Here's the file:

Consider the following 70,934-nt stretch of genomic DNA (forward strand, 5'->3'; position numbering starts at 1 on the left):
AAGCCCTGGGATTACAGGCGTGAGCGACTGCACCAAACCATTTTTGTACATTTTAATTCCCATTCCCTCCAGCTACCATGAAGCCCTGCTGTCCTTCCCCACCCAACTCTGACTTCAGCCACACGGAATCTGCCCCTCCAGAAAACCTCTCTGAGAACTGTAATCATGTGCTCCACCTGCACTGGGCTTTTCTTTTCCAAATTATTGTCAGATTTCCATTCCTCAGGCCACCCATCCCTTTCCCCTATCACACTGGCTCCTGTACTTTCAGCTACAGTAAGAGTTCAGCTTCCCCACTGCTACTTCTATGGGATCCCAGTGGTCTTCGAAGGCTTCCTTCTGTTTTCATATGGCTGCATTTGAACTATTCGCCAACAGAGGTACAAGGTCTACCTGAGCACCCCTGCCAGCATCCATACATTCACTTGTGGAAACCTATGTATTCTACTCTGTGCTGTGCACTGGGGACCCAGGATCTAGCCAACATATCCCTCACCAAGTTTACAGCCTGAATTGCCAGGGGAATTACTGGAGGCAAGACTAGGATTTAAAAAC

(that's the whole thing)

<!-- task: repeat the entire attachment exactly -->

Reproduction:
Consider the following 70,934-nt stretch of genomic DNA (forward strand, 5'->3'; position numbering starts at 1 on the left):
AAGCCCTGGGATTACAGGCGTGAGCGACTGCACCAAACCATTTTTGTACATTTTAATTCCCATTCCCTCCAGCTACCATGAAGCCCTGCTGTCCTTCCCCACCCAACTCTGACTTCAGCCACACGGAATCTGCCCCTCCAGAAAACCTCTCTGAGAACTGTAATCATGTGCTCCACCTGCACTGGGCTTTTCTTTTCCAAATTATTGTCAGATTTCCATTCCTCAGGCCACCCATCCCTTTCCCCTATCACACTGGCTCCTGTACTTTCAGCTACAGTAAGAGTTCAGCTTCCCCACTGCTACTTCTATGGGATCCCAGTGGTCTTCGAAGGCTTCCTTCTGTTTTCATATGGCTGCATTTGAACTATTCGCCAACAGAGGTACAAGGTCTACCTGAGCACCCCTGCCAGCATCCATACATTCACTTGTGGAAACCTATGTATTCTACTCTGTGCTGTGCACTGGGGACCCAGGATCTAGCCAACATATCCCTCACCAAGTTTACAGCCTGAATTGCCAGGGGAATTACTGGAGGCAAGACTAGGATTTAAAAAC